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Story Publication logo March 31, 2014

To Be Poor and Sick in India


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Doctors have demanded fixes to India's public hospitals for years, but have been stifled by...

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MUMBAI — I first became interested in India's government hospitals after my son was born last May at Breach Candy Hospital in Mumbai, one of the city's well-regarded private hospitals. The care was exceptional, but a stay at a private hospital is a luxury that only a small percentage of Mumbai residents can afford. My curiosity about what kind of care existed for the city's less fortunate babies led me to write about the fight against infant mortality in the Dharavi slum for India Ink in September.

But India is larger than the metropolises of Mumbai and Delhi, and the people living in Dharavi are luckier than most. So in digging deeper on the subject of health care, I traveled with a photographer, Sami Siva, to West Bengal, Gujarat and Andhra Pradesh, visiting hospitals and speaking with caregivers, government officials, patients and academics along the way.

What I found is that the health care that lower-income patients receive is not only problematic on the whole; it can sometimes be outright lethal. In a series that will run through Thursday, I examine the complex issues facing India's government hospitals and health care in greater detail.

India's massive population, it would seem, is the largest obstacle to running an efficient state health care plan for the poor. At every stop in the investigation, themes of overcrowding, overworked medical staffs and failing equipment dominated conversations. At smaller rural primary health centers throughout India, the doctor-to-patient ratio can be as high as 75,000 to one, according to the doctors who work there.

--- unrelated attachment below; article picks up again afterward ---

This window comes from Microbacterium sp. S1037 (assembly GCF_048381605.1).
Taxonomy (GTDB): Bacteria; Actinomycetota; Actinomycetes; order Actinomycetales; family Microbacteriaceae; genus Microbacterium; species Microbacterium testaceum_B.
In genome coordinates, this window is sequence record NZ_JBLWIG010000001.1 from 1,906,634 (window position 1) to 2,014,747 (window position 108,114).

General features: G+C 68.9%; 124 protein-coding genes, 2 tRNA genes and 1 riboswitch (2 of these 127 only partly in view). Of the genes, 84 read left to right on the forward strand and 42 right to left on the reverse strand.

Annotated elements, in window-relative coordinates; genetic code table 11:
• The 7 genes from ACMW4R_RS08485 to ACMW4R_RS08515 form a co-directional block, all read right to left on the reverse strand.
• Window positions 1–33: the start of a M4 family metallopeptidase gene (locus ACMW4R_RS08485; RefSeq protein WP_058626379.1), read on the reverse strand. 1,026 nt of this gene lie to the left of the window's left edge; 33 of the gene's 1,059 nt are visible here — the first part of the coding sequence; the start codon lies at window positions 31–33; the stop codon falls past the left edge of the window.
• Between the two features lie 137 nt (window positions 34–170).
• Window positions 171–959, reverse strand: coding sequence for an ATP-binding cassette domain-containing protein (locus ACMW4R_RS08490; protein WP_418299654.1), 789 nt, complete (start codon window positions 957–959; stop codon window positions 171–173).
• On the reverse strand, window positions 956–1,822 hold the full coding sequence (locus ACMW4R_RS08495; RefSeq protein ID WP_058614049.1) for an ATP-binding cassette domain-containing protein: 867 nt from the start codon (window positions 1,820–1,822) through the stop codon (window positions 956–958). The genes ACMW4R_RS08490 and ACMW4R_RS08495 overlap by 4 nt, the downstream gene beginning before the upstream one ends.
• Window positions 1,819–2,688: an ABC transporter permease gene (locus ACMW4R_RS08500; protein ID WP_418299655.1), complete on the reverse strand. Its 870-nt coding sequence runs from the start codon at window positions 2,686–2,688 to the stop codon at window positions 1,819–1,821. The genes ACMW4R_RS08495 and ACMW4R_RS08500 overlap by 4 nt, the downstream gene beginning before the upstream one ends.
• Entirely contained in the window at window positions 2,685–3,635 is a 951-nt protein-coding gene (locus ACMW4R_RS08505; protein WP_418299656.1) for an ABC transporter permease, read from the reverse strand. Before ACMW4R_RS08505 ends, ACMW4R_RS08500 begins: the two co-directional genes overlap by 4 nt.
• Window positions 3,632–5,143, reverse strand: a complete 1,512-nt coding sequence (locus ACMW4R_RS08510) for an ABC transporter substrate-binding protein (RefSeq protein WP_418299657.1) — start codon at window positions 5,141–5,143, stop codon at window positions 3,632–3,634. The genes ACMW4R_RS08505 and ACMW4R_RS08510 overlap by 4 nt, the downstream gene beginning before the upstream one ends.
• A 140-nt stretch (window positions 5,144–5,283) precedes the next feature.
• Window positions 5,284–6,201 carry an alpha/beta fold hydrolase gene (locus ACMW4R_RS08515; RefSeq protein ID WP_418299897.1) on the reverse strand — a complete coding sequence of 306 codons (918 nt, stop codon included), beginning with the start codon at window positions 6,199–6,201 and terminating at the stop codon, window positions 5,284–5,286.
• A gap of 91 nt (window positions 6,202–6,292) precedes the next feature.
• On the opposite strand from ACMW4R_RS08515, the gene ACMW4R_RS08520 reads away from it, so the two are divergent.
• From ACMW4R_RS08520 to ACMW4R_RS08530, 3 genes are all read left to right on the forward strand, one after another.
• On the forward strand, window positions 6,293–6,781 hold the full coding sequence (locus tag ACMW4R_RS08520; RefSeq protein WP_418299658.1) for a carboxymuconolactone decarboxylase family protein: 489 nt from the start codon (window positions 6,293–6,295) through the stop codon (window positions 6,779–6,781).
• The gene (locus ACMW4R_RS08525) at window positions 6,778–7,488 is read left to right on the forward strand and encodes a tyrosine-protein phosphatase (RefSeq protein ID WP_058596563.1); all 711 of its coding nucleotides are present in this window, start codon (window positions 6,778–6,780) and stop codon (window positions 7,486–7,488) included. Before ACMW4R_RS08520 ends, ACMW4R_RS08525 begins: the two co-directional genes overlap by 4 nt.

Not only are those numbers untenable, they add instability to larger hospitals nearby. When a primary health center in a village cannot adequately sustain a patient's life, the patient will then be dispatched to a university hospital in the region. That hospital may be receiving patients from as many as 10 or more other areas with overstretched primary health centers.

And when that university hospital can no longer handle that patient load, the same emergency care patients are then dispatched to larger, urban hospitals, some of which are as far away as the other side of the state.

Meanwhile, state governments shy away from the difficult task of delivering meaningful care to their poor. The leading answer to health care reform for the poor has most commonly come in the form of yojanas, or public-private partnership insurance programs for people living below the poverty line. States that have adopted such large-scale yojanas in recent years include Tamil Nadu, Karnataka, Andhra Pradesh and Gujarat. But critics say that these plans merely relegate patients to the very government facilities that are already failing them.

C.A.K. Yesudian, professor and dean of the Tata Institute of Social Science's School of Health System Studies, said most government plans were a political posture, rather than a permanent solution to India's health care woes.

"Every state has one, but they have no meaning," Mr. Yesudian said. "But the poor either don't know these things exist, or they get turned away from medical care when they do go the hospitals."

It is common for people to be denied care in state hospitals because of the nature of an ailment or because of patients' caste, class and religion, despite the right to such services being guaranteed by the laws of Indian states. Patients with infectious diseases like incurable tuberculosis or H.I.V. are sometimes refused treatment, particularly in rural regions of the country, where underequipped or undereducated staff members are frightened of getting infected. Not only does this kind of behavior defy the ethical standards of the medical practice, but it delays the treatment these patients need to survive.

Poorer patients are more reluctant to trust government hospitals because of their reputation for class discrimination. Often, these fears lead patients to receive care locally and from people without proper training, who may further complicate serious medical conditions.

On Tuesday, the series begins in Kolkata, where an urban children's hospital is haunted by a series of infant deaths that may have originated not from malpractice or neglect, but from the failing infrastructure of rural West Bengal's primary care centers.


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